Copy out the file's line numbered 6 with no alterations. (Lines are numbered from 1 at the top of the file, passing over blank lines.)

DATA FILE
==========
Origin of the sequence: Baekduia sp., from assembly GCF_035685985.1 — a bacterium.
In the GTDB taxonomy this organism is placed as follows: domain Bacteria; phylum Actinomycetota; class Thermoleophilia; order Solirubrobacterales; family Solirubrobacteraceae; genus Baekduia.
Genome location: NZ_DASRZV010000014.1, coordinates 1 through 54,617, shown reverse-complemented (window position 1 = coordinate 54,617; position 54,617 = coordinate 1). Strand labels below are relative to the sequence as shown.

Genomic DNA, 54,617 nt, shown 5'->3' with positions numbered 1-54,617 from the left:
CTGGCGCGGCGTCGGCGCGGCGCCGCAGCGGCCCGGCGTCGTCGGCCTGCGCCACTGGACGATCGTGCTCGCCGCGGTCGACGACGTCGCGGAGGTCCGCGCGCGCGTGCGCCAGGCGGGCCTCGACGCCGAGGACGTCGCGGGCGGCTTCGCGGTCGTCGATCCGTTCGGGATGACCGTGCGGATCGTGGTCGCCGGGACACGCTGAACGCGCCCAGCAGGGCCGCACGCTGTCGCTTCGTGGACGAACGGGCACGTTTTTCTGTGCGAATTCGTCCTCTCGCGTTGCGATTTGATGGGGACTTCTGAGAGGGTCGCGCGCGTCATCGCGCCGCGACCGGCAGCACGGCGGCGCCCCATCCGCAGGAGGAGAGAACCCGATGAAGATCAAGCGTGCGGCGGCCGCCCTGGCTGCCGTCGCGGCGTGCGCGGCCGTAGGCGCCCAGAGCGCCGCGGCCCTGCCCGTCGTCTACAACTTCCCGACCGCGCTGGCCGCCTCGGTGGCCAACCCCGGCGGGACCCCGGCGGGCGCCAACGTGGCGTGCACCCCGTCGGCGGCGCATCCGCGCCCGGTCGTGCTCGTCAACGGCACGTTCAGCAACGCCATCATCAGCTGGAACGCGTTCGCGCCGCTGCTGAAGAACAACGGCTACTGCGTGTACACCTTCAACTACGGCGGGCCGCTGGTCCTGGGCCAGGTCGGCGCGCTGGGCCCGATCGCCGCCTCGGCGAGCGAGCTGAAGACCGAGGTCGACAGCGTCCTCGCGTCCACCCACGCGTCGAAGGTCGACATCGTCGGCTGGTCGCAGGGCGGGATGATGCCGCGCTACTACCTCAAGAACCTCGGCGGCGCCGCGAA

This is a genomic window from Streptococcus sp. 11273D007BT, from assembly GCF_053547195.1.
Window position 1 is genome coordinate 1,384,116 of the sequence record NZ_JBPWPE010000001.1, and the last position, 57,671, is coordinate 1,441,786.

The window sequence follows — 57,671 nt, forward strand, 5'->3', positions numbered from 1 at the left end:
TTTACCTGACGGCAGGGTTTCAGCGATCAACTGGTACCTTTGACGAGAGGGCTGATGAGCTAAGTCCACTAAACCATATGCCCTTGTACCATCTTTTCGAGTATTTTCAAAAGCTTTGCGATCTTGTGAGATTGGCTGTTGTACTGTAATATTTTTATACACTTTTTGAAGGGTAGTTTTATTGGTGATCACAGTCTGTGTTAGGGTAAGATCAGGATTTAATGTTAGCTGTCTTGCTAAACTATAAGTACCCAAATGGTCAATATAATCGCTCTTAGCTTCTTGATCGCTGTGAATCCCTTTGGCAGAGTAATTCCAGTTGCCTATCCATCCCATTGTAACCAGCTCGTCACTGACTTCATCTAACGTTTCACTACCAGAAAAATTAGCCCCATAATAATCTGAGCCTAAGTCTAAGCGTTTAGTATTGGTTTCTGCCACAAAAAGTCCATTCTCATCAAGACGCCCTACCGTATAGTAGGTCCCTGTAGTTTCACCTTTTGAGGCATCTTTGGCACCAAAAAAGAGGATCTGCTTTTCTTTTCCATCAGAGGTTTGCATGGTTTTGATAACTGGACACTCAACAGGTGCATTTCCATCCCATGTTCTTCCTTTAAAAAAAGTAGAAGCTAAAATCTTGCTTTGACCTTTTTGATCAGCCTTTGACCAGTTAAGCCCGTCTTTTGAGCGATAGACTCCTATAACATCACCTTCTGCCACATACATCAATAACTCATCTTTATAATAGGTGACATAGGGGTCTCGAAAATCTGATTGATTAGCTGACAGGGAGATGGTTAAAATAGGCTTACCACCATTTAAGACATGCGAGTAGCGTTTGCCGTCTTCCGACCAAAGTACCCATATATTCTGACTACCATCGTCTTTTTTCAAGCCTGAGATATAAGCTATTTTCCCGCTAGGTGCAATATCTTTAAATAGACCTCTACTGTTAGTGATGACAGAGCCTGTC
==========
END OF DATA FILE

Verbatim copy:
This is a genomic window from Streptococcus sp. 11273D007BT, from assembly GCF_053547195.1.